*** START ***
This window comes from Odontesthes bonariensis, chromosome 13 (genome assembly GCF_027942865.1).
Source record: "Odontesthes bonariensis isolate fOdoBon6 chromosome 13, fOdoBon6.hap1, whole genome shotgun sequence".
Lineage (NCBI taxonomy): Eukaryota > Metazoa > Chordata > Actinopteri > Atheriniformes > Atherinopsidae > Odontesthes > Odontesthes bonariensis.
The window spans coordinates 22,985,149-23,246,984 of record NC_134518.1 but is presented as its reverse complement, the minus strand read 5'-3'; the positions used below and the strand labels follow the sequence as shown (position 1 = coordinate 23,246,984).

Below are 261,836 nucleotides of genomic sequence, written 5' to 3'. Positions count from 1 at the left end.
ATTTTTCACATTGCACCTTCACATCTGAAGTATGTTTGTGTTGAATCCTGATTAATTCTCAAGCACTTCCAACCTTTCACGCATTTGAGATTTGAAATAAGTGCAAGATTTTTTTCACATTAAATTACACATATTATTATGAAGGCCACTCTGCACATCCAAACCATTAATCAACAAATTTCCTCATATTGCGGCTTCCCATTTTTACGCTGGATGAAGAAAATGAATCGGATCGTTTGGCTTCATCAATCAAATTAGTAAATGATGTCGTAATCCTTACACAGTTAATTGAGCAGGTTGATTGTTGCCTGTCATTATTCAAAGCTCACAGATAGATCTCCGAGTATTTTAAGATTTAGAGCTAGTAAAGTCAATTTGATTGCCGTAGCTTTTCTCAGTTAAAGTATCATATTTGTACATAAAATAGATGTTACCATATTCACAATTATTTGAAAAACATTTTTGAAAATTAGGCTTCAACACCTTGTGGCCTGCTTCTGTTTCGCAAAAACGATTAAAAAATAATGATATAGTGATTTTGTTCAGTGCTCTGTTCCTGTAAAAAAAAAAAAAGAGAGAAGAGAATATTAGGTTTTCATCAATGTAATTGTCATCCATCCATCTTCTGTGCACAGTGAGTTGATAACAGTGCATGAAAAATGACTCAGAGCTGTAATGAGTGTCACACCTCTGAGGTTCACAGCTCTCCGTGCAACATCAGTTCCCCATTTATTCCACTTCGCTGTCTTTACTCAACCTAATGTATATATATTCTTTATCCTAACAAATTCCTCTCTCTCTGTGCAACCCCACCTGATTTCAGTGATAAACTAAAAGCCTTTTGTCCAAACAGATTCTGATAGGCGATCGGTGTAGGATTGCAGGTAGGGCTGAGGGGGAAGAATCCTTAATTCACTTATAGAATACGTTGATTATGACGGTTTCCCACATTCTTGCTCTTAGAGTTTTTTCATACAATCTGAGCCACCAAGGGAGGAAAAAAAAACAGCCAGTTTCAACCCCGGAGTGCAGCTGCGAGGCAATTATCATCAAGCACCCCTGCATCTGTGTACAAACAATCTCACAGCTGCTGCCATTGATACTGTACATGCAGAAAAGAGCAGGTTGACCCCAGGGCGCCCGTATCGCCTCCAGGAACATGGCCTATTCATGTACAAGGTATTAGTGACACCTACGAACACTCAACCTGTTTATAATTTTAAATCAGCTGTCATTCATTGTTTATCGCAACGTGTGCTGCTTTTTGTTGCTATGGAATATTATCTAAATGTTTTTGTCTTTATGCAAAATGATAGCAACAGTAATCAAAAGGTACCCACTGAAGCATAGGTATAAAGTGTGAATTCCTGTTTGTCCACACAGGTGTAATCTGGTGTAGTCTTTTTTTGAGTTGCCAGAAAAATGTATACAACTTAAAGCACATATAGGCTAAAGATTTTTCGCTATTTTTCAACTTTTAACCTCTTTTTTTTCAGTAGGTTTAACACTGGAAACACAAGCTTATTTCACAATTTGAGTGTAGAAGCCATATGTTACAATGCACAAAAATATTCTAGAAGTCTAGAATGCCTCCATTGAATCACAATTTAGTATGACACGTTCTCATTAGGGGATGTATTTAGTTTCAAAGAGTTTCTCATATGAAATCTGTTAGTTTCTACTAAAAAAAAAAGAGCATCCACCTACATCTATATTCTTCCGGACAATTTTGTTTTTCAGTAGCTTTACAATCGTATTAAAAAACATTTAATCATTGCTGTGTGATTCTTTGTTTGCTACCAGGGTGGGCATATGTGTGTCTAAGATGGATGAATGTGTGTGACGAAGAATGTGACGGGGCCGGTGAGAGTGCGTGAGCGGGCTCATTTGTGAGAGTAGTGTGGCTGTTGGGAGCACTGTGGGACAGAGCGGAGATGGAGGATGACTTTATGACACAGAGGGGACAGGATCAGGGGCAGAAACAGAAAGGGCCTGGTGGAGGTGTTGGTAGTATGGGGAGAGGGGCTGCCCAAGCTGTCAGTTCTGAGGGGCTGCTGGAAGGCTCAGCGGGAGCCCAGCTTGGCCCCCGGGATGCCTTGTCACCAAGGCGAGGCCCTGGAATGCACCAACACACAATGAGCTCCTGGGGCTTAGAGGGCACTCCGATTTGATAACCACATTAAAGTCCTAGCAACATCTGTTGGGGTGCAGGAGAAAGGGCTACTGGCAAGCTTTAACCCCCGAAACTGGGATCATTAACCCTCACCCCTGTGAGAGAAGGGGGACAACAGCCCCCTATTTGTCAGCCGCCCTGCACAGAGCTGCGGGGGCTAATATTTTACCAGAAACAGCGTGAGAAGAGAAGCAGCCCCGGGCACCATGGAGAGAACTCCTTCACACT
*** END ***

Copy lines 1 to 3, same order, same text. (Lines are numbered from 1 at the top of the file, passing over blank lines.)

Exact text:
This window comes from Odontesthes bonariensis, chromosome 13 (genome assembly GCF_027942865.1).
Source record: "Odontesthes bonariensis isolate fOdoBon6 chromosome 13, fOdoBon6.hap1, whole genome shotgun sequence".
Lineage (NCBI taxonomy): Eukaryota > Metazoa > Chordata > Actinopteri > Atheriniformes > Atherinopsidae > Odontesthes > Odontesthes bonariensis.